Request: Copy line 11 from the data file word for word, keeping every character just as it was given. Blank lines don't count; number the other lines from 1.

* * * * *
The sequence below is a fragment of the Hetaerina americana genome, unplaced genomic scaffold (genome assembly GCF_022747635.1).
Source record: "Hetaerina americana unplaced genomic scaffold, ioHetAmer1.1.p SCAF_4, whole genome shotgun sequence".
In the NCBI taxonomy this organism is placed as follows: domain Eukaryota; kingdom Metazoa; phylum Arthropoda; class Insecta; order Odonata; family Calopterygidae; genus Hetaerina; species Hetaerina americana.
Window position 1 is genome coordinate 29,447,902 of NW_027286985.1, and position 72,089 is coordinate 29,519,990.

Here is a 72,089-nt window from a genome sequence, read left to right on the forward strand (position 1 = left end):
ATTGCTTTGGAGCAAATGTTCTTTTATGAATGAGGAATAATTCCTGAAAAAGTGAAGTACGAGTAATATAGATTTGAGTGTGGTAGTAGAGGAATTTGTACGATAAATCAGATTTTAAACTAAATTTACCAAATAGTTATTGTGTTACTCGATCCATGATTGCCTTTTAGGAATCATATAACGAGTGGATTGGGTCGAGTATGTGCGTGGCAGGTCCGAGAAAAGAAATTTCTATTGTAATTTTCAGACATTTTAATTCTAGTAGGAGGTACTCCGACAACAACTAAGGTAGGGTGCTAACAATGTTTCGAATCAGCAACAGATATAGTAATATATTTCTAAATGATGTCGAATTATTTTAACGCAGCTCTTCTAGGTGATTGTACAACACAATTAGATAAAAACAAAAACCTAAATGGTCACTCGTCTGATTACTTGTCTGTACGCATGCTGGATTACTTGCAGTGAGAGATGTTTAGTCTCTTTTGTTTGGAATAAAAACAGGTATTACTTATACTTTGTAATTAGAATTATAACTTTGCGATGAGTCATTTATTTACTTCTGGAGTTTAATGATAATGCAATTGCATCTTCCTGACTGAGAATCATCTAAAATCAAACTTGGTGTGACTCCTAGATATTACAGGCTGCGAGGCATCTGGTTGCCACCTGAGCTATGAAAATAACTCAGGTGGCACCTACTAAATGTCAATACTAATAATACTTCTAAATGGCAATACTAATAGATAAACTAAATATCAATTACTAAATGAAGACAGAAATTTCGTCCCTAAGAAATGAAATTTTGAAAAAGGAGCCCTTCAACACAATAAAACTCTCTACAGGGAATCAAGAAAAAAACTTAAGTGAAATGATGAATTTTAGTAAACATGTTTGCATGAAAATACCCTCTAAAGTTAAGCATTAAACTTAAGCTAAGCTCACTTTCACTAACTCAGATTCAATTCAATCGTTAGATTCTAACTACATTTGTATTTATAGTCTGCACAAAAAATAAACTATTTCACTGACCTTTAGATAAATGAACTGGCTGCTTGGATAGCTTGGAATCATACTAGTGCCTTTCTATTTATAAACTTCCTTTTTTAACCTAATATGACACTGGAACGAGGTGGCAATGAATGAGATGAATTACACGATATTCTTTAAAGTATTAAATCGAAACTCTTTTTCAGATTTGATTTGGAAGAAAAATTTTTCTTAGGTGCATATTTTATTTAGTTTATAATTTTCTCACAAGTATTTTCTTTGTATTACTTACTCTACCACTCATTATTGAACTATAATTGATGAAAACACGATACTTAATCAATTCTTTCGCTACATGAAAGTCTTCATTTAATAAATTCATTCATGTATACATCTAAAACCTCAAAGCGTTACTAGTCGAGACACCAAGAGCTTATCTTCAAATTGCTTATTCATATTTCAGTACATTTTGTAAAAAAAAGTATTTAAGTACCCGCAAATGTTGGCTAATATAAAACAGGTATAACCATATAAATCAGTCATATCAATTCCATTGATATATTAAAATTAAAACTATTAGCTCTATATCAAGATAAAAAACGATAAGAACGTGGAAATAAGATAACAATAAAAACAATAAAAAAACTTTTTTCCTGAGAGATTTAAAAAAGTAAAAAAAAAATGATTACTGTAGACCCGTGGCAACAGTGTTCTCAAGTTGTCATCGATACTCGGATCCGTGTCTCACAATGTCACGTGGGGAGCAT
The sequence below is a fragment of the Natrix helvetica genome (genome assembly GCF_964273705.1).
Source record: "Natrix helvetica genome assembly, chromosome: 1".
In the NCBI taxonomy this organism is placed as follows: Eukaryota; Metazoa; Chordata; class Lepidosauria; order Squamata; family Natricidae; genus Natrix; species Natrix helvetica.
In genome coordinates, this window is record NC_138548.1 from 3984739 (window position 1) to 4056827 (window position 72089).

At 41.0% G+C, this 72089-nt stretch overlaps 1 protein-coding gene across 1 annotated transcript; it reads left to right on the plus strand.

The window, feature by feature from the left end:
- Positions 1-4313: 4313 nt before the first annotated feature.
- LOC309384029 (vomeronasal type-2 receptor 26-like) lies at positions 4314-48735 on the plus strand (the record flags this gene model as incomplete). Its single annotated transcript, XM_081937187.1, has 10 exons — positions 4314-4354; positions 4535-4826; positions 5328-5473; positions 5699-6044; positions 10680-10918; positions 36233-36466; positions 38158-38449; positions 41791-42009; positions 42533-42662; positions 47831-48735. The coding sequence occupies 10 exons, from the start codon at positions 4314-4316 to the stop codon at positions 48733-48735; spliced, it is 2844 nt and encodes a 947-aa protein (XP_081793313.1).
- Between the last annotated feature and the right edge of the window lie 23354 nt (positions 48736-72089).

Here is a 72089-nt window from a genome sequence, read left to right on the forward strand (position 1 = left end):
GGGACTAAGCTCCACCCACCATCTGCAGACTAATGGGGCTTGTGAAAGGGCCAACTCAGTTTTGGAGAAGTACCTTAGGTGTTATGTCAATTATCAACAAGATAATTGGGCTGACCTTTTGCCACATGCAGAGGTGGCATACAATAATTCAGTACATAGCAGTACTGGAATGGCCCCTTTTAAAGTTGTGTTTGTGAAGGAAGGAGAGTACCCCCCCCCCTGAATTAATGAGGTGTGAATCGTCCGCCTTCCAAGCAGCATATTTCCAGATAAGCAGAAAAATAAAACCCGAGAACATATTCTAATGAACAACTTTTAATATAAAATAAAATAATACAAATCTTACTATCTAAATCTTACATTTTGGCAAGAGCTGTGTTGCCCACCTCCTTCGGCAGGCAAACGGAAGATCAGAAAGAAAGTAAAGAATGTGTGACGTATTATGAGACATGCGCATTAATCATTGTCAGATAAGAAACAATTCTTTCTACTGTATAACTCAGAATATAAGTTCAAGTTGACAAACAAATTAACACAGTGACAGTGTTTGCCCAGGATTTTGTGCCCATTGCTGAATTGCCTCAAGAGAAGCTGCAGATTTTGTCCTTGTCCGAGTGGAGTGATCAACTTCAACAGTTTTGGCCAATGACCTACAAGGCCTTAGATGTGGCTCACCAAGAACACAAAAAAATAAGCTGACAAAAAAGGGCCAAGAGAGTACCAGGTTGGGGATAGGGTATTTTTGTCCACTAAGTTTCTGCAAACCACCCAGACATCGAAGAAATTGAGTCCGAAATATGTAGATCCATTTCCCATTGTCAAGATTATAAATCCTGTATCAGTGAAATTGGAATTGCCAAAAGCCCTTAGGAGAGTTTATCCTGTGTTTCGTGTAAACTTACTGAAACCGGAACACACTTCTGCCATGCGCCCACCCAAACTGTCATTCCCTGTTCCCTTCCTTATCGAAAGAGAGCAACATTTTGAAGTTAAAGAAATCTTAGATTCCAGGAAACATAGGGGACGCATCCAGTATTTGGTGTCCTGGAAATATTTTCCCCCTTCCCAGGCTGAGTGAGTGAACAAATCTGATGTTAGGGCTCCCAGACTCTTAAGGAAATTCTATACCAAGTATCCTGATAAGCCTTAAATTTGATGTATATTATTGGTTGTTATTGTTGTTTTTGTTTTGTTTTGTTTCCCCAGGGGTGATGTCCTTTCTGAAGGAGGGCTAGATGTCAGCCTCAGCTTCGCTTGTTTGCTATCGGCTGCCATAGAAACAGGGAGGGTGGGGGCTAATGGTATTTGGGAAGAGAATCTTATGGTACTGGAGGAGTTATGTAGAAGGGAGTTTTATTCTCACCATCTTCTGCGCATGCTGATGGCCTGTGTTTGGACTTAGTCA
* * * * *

At 41.0% G+C, this 72089-nt stretch overlaps 1 protein-coding gene across 1 annotated transcript; it reads left to right on the plus strand.